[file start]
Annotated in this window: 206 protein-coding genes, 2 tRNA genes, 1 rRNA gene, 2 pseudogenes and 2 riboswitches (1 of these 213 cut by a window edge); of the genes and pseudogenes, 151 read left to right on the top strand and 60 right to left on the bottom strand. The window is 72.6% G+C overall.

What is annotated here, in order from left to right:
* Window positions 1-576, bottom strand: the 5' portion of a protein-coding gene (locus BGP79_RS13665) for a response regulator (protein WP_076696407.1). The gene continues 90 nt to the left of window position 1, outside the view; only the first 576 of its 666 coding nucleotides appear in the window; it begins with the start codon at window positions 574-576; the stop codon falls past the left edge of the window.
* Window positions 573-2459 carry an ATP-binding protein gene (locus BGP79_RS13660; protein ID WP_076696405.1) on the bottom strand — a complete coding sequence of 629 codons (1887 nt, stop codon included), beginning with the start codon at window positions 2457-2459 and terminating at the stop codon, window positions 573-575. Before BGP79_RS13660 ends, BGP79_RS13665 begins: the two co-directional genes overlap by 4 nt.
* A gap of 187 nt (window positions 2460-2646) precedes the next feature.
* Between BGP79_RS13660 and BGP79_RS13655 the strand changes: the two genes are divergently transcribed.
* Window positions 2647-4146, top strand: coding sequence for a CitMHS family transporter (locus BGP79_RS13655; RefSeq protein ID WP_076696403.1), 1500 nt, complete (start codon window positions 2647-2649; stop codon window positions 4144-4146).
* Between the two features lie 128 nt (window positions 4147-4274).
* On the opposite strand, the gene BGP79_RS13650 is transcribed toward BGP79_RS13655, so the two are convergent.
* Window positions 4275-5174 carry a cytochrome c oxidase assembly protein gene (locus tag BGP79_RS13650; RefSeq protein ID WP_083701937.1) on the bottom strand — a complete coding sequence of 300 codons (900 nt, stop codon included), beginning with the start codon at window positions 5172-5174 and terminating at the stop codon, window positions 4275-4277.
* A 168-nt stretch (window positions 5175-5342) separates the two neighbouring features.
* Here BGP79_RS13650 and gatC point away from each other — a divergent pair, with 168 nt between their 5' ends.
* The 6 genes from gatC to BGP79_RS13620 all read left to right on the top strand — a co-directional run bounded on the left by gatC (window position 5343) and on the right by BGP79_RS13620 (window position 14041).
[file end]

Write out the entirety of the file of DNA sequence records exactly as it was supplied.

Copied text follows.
Annotated in this window: 206 protein-coding genes, 2 tRNA genes, 1 rRNA gene, 2 pseudogenes and 2 riboswitches (1 of these 213 cut by a window edge); of the genes and pseudogenes, 151 read left to right on the top strand and 60 right to left on the bottom strand. The window is 72.6% G+C overall.

What is annotated here, in order from left to right:
* Window positions 1-576, bottom strand: the 5' portion of a protein-coding gene (locus BGP79_RS13665) for a response regulator (protein WP_076696407.1). The gene continues 90 nt to the left of window position 1, outside the view; only the first 576 of its 666 coding nucleotides appear in the window; it begins with the start codon at window positions 574-576; the stop codon falls past the left edge of the window.
* Window positions 573-2459 carry an ATP-binding protein gene (locus BGP79_RS13660; protein ID WP_076696405.1) on the bottom strand — a complete coding sequence of 629 codons (1887 nt, stop codon included), beginning with the start codon at window positions 2457-2459 and terminating at the stop codon, window positions 573-575. Before BGP79_RS13660 ends, BGP79_RS13665 begins: the two co-directional genes overlap by 4 nt.
* A gap of 187 nt (window positions 2460-2646) precedes the next feature.
* Between BGP79_RS13660 and BGP79_RS13655 the strand changes: the two genes are divergently transcribed.
* Window positions 2647-4146, top strand: coding sequence for a CitMHS family transporter (locus BGP79_RS13655; RefSeq protein ID WP_076696403.1), 1500 nt, complete (start codon window positions 2647-2649; stop codon window positions 4144-4146).
* Between the two features lie 128 nt (window positions 4147-4274).
* On the opposite strand, the gene BGP79_RS13650 is transcribed toward BGP79_RS13655, so the two are convergent.
* Window positions 4275-5174 carry a cytochrome c oxidase assembly protein gene (locus tag BGP79_RS13650; RefSeq protein ID WP_083701937.1) on the bottom strand — a complete coding sequence of 300 codons (900 nt, stop codon included), beginning with the start codon at window positions 5172-5174 and terminating at the stop codon, window positions 4275-4277.
* A 168-nt stretch (window positions 5175-5342) separates the two neighbouring features.
* Here BGP79_RS13650 and gatC point away from each other — a divergent pair, with 168 nt between their 5' ends.
* The 6 genes from gatC to BGP79_RS13620 all read left to right on the top strand — a co-directional run bounded on the left by gatC (window position 5343) and on the right by BGP79_RS13620 (window position 14041).